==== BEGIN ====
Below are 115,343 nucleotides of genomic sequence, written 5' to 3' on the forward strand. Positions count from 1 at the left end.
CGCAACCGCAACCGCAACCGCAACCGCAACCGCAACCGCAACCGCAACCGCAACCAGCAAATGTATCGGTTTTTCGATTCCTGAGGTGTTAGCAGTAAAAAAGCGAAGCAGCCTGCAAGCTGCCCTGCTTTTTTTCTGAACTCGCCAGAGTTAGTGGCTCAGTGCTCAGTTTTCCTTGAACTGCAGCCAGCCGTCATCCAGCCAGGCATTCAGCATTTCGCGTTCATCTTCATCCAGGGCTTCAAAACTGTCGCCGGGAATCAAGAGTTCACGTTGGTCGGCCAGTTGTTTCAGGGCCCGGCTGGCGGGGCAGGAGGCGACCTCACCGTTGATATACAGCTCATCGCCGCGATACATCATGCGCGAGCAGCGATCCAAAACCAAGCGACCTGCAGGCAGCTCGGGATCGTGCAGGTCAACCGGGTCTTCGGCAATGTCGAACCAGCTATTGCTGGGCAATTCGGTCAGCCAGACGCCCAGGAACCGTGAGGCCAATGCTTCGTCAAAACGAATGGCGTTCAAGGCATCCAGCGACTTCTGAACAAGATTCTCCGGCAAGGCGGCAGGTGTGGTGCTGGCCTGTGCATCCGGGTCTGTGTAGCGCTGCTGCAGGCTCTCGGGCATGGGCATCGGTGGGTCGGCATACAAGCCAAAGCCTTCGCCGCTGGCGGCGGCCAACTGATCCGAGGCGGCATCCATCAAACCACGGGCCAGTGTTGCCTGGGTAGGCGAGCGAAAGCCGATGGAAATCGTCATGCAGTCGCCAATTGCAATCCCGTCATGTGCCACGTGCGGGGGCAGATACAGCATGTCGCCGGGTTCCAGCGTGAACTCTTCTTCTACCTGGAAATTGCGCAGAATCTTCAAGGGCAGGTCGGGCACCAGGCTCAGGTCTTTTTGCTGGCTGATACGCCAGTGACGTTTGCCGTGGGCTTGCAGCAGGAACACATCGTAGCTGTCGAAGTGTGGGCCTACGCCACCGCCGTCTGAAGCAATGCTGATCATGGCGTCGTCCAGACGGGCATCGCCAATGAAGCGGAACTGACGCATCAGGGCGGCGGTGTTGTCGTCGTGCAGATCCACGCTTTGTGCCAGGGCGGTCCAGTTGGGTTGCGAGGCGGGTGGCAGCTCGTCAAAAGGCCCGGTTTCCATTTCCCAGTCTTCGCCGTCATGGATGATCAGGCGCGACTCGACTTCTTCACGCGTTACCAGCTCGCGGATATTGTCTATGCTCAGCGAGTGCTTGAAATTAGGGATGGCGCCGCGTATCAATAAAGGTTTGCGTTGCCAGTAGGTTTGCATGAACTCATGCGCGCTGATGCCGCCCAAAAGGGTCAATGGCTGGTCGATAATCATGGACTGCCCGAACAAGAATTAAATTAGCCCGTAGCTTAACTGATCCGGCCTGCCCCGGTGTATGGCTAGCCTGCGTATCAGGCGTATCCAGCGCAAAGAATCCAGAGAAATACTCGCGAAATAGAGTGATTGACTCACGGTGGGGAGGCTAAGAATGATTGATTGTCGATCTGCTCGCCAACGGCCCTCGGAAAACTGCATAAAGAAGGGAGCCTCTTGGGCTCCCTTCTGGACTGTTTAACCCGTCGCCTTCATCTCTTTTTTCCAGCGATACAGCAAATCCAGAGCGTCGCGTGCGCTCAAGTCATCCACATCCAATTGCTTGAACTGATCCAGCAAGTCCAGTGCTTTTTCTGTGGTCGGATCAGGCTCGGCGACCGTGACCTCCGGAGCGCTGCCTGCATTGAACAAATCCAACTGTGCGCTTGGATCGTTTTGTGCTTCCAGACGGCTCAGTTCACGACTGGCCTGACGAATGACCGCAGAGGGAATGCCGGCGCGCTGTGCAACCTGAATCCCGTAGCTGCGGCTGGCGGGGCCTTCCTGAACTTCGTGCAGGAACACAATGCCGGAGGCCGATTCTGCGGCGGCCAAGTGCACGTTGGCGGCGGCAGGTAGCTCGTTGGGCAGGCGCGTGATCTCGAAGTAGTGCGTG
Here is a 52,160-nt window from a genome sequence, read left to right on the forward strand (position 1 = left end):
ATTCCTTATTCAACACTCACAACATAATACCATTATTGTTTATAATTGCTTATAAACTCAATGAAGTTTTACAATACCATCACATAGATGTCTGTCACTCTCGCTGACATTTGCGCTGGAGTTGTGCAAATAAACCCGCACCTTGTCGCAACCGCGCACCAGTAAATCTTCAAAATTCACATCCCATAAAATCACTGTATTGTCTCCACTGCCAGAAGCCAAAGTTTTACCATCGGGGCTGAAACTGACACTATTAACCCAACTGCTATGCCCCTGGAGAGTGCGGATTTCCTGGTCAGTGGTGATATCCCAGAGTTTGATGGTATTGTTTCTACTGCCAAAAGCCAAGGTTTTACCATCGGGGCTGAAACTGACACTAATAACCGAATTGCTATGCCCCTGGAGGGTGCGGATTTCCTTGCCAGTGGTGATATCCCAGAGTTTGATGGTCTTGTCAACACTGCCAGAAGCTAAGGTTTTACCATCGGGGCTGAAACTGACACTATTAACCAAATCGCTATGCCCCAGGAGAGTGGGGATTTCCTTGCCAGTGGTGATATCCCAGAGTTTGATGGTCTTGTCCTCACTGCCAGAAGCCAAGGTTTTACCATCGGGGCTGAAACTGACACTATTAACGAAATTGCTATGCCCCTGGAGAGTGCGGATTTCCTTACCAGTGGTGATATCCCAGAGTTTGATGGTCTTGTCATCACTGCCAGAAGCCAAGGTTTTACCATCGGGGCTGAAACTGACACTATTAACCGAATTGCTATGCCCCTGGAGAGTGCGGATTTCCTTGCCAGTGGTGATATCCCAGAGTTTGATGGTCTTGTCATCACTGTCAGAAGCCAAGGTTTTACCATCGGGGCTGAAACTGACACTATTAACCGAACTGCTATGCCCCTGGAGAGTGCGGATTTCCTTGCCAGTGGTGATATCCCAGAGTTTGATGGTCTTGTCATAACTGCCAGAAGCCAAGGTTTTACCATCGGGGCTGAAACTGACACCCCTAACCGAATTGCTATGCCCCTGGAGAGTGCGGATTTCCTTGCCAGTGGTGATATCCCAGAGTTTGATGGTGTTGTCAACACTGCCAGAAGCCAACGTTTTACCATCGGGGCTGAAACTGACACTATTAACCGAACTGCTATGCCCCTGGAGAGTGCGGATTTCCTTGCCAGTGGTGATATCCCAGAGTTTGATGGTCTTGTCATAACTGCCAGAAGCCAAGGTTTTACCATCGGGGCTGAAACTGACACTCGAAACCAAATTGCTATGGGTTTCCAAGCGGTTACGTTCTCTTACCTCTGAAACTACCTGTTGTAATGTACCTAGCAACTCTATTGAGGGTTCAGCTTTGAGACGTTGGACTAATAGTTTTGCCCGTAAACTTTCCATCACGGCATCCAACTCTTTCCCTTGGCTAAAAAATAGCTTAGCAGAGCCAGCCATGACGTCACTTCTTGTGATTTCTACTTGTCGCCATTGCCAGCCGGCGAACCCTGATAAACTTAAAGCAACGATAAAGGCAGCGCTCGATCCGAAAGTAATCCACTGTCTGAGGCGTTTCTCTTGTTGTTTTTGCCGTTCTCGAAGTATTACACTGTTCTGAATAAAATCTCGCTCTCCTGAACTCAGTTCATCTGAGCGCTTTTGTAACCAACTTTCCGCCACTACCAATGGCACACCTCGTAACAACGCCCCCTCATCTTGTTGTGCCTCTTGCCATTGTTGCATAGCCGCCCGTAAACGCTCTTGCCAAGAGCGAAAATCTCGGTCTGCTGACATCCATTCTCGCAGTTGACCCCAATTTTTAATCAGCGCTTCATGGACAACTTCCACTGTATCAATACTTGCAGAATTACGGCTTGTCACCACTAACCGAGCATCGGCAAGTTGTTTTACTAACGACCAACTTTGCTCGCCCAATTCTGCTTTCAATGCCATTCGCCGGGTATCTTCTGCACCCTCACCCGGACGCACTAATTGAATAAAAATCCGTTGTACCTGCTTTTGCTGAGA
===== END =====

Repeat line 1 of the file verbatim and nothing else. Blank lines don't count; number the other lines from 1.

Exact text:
Below are 115,343 nucleotides of genomic sequence, written 5' to 3' on the forward strand. Positions count from 1 at the left end.